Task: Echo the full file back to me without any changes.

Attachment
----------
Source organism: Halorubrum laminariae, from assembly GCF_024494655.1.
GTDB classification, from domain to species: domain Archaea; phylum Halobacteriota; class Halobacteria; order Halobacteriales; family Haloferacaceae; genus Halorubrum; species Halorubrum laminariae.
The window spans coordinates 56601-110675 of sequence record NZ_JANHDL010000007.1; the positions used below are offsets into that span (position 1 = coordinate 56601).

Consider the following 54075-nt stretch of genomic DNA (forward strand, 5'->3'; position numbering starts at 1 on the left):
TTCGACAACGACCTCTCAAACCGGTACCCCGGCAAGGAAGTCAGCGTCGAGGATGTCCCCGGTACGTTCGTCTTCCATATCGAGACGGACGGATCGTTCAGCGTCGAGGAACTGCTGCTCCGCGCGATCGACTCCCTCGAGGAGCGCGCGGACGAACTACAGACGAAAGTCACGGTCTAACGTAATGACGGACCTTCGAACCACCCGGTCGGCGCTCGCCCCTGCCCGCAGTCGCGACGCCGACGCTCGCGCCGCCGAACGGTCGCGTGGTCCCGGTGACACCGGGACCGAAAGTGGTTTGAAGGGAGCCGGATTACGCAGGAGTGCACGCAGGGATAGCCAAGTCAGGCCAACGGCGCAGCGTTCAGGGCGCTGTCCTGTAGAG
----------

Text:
Source organism: Halorubrum laminariae, from assembly GCF_024494655.1.
GTDB classification, from domain to species: domain Archaea; phylum Halobacteriota; class Halobacteria; order Halobacteriales; family Haloferacaceae; genus Halorubrum; species Halorubrum laminariae.
The window spans coordinates 56601-110675 of sequence record NZ_JANHDL010000007.1; the positions used below are offsets into that span (position 1 = coordinate 56601).

Consider the following 54075-nt stretch of genomic DNA (forward strand, 5'->3'; position numbering starts at 1 on the left):
TTCGACAACGACCTCTCAAACCGGTACCCCGGCAAGGAAGTCAGCGTCGAGGATGTCCCCGGTACGTTCGTCTTCCATATCGAGACGGACGGATCGTTCAGCGTCGAGGAACTGCTGCTCCGCGCGATCGACTCCCTCGAGGAGCGCGCGGACGAACTACAGACGAAAGTCACGGTCTAACGTAATGACGGACCTTCGAACCACCCGGTCGGCGCTCGCCCCTGCCCGCAGTCGCGACGCCGACGCTCGCGCCGCCGAACGGTCGCGTGGTCCCGGTGACACCGGGACCGAAAGTGGTTTGAAGGGAGCCGGATTACGCAGGAGTGCACGCAGGGATAGCCAAGTCAGGCCAACGGCGCAGCGTTCAGGGCGCTGTCCTGTAGAG